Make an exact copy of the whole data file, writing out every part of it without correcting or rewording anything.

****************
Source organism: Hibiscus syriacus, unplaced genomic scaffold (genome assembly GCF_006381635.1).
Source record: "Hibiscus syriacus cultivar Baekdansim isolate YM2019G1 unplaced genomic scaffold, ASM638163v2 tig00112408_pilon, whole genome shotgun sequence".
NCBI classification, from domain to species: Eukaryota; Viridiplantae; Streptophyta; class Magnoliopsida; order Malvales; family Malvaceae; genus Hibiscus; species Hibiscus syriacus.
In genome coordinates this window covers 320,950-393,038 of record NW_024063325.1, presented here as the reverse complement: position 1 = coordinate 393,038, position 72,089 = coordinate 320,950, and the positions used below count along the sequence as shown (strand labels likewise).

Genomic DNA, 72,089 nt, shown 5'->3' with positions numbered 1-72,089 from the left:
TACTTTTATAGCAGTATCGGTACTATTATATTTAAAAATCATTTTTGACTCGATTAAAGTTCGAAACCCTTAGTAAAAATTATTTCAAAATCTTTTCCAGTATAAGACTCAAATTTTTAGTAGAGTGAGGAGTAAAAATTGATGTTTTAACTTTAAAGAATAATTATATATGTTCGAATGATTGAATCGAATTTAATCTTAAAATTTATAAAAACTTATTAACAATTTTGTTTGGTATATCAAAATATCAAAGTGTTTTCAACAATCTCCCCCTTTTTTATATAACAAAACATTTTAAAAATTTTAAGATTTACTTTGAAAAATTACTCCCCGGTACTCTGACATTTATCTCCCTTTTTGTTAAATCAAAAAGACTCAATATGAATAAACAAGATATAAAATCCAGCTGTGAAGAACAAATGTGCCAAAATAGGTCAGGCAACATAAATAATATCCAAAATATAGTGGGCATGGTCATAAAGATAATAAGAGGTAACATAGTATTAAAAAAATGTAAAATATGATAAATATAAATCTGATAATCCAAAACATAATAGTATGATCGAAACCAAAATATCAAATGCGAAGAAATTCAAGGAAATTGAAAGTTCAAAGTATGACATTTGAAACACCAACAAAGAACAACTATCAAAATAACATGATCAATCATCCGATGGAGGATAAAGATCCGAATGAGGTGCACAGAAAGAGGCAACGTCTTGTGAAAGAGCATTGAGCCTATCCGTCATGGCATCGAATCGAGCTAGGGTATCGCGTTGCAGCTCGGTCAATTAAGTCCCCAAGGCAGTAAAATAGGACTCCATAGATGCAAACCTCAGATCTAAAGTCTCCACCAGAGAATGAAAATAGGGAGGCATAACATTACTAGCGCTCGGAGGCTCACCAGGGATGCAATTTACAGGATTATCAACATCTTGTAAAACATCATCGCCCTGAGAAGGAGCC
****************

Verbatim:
Source organism: Hibiscus syriacus, unplaced genomic scaffold (genome assembly GCF_006381635.1).
Source record: "Hibiscus syriacus cultivar Baekdansim isolate YM2019G1 unplaced genomic scaffold, ASM638163v2 tig00112408_pilon, whole genome shotgun sequence".
NCBI classification, from domain to species: Eukaryota; Viridiplantae; Streptophyta; class Magnoliopsida; order Malvales; family Malvaceae; genus Hibiscus; species Hibiscus syriacus.
In genome coordinates this window covers 320,950-393,038 of record NW_024063325.1, presented here as the reverse complement: position 1 = coordinate 393,038, position 72,089 = coordinate 320,950, and the positions used below count along the sequence as shown (strand labels likewise).

Genomic DNA, 72,089 nt, shown 5'->3' with positions numbered 1-72,089 from the left:
TACTTTTATAGCAGTATCGGTACTATTATATTTAAAAATCATTTTTGACTCGATTAAAGTTCGAAACCCTTAGTAAAAATTATTTCAAAATCTTTTCCAGTATAAGACTCAAATTTTTAGTAGAGTGAGGAGTAAAAATTGATGTTTTAACTTTAAAGAATAATTATATATGTTCGAATGATTGAATCGAATTTAATCTTAAAATTTATAAAAACTTATTAACAATTTTGTTTGGTATATCAAAATATCAAAGTGTTTTCAACAATCTCCCCCTTTTTTATATAACAAAACATTTTAAAAATTTTAAGATTTACTTTGAAAAATTACTCCCCGGTACTCTGACATTTATCTCCCTTTTTGTTAAATCAAAAAGACTCAATATGAATAAACAAGATATAAAATCCAGCTGTGAAGAACAAATGTGCCAAAATAGGTCAGGCAACATAAATAATATCCAAAATATAGTGGGCATGGTCATAAAGATAATAAGAGGTAACATAGTATTAAAAAAATGTAAAATATGATAAATATAAATCTGATAATCCAAAACATAATAGTATGATCGAAACCAAAATATCAAATGCGAAGAAATTCAAGGAAATTGAAAGTTCAAAGTATGACATTTGAAACACCAACAAAGAACAACTATCAAAATAACATGATCAATCATCCGATGGAGGATAAAGATCCGAATGAGGTGCACAGAAAGAGGCAACGTCTTGTGAAAGAGCATTGAGCCTATCCGTCATGGCATCGAATCGAGCTAGGGTATCGCGTTGCAGCTCGGTCAATTAAGTCCCCAAGGCAGTAAAATAGGACTCCATAGATGCAAACCTCAGATCTAAAGTCTCCACCAGAGAATGAAAATAGGGAGGCATAACATTACTAGCGCTCGGAGGCTCACCAGGGATGCAATTTACAGGATTATCAACATCTTGTAAAACATCATCGCCCTGAGAAGGAGCC